The two letters produced were in Wilkinson’s handwriting. Witness believed that there had been some endeavour to serve upon deceased a bankruptcy notice. An appointment was made for this purpose at eleven o clock on Monday morning. Deceased was aware of this appointment on the Sunday night when witness left him. The proceedings about to take place at Leeds Assizes were in consequence of the attempt to float Blakey’s boot protector business as a company.

The Coroner: Have you heard that the deceased carried about with him anything to destroy life? – No.
Have you ever known him to take anything that would destroy life? – I have known him to take narcotics to induce sleep. Continuing, witness said that he had never seen deceased take narcotics, and did not know how he had become aware of the fact that he was in the habit of so doing.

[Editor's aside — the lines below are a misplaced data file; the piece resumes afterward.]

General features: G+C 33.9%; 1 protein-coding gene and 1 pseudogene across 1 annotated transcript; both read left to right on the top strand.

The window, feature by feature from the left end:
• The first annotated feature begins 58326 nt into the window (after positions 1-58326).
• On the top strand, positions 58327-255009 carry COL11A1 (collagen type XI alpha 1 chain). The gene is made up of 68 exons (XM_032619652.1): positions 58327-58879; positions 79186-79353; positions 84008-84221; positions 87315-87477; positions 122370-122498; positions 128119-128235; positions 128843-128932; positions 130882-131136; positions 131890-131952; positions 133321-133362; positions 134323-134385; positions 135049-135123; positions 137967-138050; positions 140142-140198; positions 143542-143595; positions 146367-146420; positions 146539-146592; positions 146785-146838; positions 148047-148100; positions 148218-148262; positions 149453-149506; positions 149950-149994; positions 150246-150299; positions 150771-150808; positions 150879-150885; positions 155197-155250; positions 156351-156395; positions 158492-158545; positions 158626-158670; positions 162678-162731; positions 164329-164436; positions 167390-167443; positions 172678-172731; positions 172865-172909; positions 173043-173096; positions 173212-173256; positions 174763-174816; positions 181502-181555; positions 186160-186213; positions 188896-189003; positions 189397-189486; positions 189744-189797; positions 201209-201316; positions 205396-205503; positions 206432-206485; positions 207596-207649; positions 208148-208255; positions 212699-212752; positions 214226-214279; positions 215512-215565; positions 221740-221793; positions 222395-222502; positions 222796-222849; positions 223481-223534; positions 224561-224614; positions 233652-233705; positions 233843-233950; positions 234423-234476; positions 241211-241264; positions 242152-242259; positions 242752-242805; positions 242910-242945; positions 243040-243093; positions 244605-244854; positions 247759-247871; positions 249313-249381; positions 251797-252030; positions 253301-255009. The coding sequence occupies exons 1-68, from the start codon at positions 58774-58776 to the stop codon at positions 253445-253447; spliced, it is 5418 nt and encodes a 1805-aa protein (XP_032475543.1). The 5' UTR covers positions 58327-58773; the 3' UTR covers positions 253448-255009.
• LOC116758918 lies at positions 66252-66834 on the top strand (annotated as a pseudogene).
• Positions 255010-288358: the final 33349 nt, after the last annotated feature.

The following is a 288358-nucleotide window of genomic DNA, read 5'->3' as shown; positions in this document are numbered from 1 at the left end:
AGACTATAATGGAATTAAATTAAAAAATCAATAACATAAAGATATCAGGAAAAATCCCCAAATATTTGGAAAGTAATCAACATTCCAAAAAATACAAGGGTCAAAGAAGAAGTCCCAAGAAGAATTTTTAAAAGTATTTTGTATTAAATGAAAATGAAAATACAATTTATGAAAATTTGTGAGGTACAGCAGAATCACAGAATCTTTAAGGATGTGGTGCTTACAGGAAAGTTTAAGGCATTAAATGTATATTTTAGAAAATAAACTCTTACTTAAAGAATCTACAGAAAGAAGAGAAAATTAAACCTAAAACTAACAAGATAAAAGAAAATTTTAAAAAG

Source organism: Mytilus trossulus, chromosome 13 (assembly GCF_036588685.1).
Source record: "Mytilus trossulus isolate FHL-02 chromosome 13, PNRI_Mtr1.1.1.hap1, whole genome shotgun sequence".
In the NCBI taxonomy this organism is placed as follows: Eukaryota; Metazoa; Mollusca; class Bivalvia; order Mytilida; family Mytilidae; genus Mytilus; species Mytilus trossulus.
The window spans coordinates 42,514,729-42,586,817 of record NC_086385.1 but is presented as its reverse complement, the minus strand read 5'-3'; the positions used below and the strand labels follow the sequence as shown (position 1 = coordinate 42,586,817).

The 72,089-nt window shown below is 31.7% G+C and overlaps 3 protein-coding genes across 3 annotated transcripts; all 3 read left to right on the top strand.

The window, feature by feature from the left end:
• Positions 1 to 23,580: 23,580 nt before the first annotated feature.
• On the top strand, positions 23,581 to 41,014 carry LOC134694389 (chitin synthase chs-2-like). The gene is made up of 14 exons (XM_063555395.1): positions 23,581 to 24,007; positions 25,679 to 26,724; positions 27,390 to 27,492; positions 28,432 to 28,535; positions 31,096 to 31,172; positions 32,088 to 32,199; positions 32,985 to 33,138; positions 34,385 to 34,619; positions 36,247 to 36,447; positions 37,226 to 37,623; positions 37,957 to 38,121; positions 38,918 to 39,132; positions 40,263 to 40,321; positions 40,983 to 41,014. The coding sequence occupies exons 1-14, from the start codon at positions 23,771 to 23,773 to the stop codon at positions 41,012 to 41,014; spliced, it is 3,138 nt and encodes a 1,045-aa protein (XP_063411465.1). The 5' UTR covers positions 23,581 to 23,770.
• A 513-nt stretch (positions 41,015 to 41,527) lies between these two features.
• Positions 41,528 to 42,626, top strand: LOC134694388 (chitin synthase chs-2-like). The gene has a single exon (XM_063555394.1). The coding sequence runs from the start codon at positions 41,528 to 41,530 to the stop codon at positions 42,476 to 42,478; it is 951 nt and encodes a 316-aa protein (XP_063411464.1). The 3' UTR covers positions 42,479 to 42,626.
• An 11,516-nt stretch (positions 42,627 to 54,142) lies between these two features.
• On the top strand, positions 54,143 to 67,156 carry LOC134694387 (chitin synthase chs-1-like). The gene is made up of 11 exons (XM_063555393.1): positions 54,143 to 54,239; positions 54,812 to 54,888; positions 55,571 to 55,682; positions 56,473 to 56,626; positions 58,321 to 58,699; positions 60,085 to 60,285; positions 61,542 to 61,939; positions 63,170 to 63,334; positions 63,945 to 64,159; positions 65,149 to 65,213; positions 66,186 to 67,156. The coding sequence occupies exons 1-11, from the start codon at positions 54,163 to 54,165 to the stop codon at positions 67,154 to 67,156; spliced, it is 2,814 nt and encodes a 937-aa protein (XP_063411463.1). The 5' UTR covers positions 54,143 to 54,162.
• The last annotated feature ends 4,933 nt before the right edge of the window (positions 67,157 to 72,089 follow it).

The Coroner: Had the deceased lately been avoiding service of this notice? – No, not avoiding service, because then he would never have made the appointment to have it served upon him.
Do you know whether he was aware that they were trying to effect service upon him prior to the making of this appointment? – I think he was aware.
Did he take any luggage with him when he went away on Sunday night? – None whatever.
He did not take any night clothes, though he intending staying the next day? – No
Did you inquire about this? – No. He was a peculiar man, and it was not in my province to inquire.
Dr Lodge stated that the bottle recognised by the witness contained laudanum.
Several questions were suggested by Mr Young.

The Coroner: Has the deceased been at all peculiar lately? – Very peculiar
In what particular? – He has been wandering about the house, laying upon floors, and catching hold of the legs of chairs. In fact his whole demeanour had been very peculiar, and I was the only person who could control him.